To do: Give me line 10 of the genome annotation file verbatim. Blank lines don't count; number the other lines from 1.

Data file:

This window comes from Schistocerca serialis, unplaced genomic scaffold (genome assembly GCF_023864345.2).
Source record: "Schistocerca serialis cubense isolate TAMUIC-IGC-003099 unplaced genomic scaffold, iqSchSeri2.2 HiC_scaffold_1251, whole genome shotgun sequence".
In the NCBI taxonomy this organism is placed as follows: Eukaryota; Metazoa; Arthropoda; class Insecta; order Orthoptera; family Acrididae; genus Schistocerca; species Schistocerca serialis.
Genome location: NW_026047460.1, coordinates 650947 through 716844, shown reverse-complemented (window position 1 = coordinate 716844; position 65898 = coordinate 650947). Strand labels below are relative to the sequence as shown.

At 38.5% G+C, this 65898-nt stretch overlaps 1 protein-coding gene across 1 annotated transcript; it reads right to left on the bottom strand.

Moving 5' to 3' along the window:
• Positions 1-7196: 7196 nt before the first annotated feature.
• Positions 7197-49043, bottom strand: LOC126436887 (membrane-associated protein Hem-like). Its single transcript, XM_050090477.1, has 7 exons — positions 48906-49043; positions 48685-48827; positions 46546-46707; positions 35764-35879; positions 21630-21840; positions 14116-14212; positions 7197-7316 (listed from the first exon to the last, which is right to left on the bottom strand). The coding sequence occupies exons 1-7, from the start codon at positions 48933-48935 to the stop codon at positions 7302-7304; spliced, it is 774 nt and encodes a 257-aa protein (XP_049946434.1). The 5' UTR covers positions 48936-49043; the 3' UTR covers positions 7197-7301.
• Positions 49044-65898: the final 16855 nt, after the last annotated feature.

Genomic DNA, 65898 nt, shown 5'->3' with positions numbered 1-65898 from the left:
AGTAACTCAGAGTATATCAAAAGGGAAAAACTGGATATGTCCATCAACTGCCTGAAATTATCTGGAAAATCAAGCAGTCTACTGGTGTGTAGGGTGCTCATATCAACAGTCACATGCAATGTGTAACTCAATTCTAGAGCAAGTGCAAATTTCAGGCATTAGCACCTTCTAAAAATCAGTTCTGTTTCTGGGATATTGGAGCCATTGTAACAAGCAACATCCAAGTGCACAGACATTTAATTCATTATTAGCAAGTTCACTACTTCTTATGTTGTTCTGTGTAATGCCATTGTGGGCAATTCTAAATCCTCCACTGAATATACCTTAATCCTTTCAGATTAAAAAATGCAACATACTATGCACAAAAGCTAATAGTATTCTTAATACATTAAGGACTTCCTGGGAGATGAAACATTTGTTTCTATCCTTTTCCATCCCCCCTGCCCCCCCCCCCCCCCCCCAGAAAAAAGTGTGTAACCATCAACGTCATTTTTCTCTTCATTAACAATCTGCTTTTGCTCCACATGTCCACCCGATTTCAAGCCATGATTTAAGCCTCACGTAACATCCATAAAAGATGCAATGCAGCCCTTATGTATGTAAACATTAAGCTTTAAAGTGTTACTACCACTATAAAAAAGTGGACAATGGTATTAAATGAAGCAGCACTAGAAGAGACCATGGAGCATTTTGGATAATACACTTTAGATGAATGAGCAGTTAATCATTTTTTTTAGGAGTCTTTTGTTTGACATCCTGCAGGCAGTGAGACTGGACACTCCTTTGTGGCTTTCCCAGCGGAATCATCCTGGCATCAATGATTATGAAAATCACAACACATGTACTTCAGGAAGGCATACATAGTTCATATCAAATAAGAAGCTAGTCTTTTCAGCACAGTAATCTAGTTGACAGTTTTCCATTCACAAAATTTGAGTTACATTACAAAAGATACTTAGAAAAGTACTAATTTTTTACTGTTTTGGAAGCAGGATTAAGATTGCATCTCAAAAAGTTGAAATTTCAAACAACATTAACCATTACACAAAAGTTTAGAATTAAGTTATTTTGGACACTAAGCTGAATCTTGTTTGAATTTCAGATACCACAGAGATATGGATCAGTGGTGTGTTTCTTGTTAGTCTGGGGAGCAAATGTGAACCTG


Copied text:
Genomic DNA, 65898 nt, shown 5'->3' with positions numbered 1-65898 from the left: